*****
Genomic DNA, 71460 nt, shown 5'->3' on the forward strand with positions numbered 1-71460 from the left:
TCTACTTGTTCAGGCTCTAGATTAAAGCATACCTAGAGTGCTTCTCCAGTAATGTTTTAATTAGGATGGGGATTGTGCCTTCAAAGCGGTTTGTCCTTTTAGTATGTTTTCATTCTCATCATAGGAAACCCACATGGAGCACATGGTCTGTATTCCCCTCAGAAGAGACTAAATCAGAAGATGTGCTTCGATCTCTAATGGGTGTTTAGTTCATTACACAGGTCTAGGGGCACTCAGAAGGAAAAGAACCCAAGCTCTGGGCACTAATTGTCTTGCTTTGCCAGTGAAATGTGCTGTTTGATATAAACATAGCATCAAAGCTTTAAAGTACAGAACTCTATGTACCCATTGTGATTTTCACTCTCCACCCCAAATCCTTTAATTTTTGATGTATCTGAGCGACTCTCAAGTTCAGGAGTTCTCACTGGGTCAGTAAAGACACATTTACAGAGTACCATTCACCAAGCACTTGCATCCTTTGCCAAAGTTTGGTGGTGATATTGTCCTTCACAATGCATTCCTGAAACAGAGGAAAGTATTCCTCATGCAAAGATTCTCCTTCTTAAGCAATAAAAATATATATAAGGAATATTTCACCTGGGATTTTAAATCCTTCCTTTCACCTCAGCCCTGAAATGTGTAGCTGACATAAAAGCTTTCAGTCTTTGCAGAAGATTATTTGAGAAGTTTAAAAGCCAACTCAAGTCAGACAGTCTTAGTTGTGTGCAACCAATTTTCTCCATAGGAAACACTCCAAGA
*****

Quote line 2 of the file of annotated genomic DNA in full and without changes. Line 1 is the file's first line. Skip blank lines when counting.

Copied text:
TCTACTTGTTCAGGCTCTAGATTAAAGCATACCTAGAGTGCTTCTCCAGTAATGTTTTAATTAGGATGGGGATTGTGCCTTCAAAGCGGTTTGTCCTTTTAGTATGTTTTCATTCTCATCATAGGAAACCCACATGGAGCACATGGTCTGTATTCCCCTCAGAAGAGACTAAATCAGAAGATGTGCTTCGATCTCTAATGGGTGTTTAGTTCATTACACAGGTCTAGGGGCACTCAGAAGGAAAAGAACCCAAGCTCTGGGCACTAATTGTCTTGCTTTGCCAGTGAAATGTGCTGTTTGATATAAACATAGCATCAAAGCTTTAAAGTACAGAACTCTATGTACCCATTGTGATTTTCACTCTCCACCCCAAATCCTTTAATTTTTGATGTATCTGAGCGACTCTCAAGTTCAGGAGTTCTCACTGGGTCAGTAAAGACACATTTACAGAGTACCATTCACCAAGCACTTGCATCCTTTGCCAAAGTTTGGTGGTGATATTGTCCTTCACAATGCATTCCTGAAACAGAGGAAAGTATTCCTCATGCAAAGATTCTCCTTCTTAAGCAATAAAAATATATATAAGGAATATTTCACCTGGGATTTTAAATCCTTCCTTTCACCTCAGCCCTGAAATGTGTAGCTGACATAAAAGCTTTCAGTCTTTGCAGAAGATTATTTGAGAAGTTTAAAAGCCAACTCAAGTCAGACAGTCTTAGTTGTGTGCAACCAATTTTCTCCATAGGAAACACTCCAAGA